Wednesday, May 20, 2020

"The Good Stranger"

Dete Meserve is the award-winning, bestselling author of three novels in the Kate Bradley Mystery Series: Good Sam, Perfectly Good Crime, and The Good Stranger, and a fourth standalone mystery/suspense novel The Space Between. Her first non-fiction book, Random Acts of Kindness, co-authored with journalist Rachel Greco was published in March 2019.

Meserve applied the Page 69 Test to The Good Stranger and reported the following:
On page 69 of The Good Stranger, reporter Kate Bradley, who’s just moved from Los Angeles to Manhattan to take a position at a national news network, gets a call from a clerk at Purple Payday Loans saying that a woman is there paying off strangers’ payday loans. Up until now, thousands of mysterious good things are happening throughout Manhattan but no one has any solid clues about who could be behind it. This is the first time that Kate—if she moves fast enough—could catch the person in action. And the first time she has a description of the suspected good Samaritan. The clerk tells her: “She’s got big white sunglasses. Look expensive. Her hair is covered by a red scarf. You know, like Jackie O. or some kind of old-time movie star.”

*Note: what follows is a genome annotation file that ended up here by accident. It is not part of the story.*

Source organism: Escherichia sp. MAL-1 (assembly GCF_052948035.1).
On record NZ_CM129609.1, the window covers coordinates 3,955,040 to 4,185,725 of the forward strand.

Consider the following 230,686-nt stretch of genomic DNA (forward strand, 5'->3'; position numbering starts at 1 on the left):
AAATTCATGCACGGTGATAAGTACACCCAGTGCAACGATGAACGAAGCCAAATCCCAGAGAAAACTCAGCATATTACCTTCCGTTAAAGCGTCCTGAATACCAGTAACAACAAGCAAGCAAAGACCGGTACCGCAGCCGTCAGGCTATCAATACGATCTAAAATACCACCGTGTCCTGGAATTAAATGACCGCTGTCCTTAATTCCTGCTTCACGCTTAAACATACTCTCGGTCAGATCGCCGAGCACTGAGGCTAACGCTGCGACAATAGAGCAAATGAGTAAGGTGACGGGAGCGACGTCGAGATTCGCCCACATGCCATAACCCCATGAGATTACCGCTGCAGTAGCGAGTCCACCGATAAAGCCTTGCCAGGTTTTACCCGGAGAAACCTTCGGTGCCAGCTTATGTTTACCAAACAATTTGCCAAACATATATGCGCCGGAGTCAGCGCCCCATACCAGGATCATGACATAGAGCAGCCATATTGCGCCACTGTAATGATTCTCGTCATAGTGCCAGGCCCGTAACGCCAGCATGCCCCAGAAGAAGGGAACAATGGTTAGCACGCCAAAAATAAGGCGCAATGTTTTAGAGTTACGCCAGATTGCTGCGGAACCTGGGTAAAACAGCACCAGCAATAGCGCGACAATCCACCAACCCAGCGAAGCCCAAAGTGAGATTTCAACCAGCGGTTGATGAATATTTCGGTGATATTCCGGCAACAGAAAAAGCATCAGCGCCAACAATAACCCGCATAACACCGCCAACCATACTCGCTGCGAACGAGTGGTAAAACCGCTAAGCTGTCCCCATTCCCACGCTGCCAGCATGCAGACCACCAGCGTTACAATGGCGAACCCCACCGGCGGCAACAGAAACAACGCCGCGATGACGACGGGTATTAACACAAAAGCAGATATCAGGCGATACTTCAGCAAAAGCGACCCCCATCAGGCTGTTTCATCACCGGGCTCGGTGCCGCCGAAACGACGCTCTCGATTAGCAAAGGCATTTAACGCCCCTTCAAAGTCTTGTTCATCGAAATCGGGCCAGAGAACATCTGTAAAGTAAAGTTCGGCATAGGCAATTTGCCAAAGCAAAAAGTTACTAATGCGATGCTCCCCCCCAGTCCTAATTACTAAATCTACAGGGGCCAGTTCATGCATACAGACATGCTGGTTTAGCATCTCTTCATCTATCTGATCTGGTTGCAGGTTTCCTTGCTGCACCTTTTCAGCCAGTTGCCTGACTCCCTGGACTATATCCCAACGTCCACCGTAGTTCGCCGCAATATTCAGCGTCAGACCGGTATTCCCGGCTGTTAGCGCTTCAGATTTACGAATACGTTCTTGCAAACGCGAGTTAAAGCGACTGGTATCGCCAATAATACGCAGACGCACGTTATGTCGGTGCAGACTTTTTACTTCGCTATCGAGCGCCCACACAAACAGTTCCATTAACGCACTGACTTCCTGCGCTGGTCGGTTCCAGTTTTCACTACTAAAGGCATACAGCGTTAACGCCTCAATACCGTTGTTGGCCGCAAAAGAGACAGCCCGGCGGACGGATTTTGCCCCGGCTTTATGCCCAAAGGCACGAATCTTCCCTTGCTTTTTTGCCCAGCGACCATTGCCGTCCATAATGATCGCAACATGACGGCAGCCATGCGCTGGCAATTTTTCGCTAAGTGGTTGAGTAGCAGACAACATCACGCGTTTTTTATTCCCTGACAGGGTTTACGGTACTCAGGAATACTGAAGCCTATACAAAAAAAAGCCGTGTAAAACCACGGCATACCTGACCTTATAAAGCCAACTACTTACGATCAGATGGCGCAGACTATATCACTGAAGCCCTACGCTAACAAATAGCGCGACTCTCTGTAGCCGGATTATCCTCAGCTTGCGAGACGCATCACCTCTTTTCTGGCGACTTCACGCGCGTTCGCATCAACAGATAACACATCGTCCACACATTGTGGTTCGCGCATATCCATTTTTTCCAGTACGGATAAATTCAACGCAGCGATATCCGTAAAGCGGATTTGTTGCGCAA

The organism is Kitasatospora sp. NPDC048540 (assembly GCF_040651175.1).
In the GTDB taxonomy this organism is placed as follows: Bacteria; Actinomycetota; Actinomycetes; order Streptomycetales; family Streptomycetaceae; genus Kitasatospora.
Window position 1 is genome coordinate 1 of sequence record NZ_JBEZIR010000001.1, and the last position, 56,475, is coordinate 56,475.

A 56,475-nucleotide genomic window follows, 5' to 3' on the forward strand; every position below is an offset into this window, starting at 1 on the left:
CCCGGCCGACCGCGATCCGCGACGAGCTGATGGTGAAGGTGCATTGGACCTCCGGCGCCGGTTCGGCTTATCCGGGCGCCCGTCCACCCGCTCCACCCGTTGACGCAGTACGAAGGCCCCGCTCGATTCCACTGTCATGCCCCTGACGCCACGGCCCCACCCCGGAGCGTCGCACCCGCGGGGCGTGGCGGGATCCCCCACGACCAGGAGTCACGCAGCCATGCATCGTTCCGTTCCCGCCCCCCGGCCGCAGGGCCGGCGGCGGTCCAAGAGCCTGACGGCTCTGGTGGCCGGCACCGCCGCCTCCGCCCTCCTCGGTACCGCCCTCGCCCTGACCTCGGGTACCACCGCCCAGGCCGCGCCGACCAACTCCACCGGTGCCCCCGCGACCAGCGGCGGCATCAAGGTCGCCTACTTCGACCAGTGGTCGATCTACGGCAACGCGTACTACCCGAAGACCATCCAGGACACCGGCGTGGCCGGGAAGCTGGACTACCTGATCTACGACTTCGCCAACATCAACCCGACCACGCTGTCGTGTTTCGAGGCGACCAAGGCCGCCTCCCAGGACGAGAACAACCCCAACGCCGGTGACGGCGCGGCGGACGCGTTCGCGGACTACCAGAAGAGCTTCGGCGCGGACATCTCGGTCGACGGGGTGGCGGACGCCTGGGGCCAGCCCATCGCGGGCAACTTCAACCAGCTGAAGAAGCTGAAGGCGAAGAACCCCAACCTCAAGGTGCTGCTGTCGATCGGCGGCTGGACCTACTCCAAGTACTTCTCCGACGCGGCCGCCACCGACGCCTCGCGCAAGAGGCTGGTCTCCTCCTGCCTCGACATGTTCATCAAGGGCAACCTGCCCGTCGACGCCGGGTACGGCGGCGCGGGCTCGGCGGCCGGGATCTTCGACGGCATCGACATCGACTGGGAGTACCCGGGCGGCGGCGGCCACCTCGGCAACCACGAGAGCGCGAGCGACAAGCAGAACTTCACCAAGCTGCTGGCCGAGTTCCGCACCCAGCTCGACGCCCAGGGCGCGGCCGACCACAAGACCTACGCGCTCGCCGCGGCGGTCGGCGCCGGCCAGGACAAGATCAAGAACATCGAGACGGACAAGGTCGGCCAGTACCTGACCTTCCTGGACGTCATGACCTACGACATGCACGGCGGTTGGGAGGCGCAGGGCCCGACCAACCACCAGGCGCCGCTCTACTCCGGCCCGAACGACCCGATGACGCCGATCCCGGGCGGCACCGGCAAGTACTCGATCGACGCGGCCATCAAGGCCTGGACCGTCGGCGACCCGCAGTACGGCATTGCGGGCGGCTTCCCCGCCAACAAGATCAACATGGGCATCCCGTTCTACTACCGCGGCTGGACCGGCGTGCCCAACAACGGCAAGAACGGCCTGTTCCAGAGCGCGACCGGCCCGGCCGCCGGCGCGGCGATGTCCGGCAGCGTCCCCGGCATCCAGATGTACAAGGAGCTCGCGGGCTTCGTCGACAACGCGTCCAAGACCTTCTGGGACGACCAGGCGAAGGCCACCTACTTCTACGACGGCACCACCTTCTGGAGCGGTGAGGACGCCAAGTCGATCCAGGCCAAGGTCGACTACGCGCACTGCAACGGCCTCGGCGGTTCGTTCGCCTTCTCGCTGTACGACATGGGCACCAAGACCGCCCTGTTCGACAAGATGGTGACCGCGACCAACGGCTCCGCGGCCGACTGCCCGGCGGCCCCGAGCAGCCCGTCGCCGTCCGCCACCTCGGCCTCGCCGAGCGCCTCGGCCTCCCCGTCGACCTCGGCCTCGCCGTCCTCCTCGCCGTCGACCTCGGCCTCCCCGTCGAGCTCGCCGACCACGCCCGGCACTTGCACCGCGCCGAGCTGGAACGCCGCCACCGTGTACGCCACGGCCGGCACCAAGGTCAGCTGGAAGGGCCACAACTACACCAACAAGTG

But Kate has only been in Manhattan a few weeks. How can she navigate her way across town before the woman leaves? She leans on Scott Jameson, the host of Wonders of the World, an action-filled natural wonders series, who knows “a fast way.” This is one of many ways Scott shows he’s not only a useful partner—he knows shortcuts through the city—but that he’s also willing to drop everything to join her in her quest to find the anonymous people behind these escalating gifts.

Also, page 69 is an example of the fast-paced nature of the book. When you set out to write a mystery which focuses on goodness, readers can wrongly assume that the story and writing might be treacly, slow-paced and not entertaining. Page 69 proves that you can use the familiar tricks of a “procedural”—a ticking clock, a race-across town, a first-person but obscured sighting of the suspect—and apply them to a story where we aren’t tracking a killer or robber, but someone leaving thousands of mysterious and anonymous gifts throughout Manhattan.

Page 69 also allows me to give readers a subtle hint about the person behind the mystery. By elevating her description, “…you know, like Jackie O. or some kind of old-time movie star,” I’m hoping readers find her mysterious and admirable. And finding out who she is, whether she’s working alone or with a group, and why she’s doing this will hopefully keep readers turning pages until the very end.
Visit Dete Meserve's website.

--Marshal Zeringue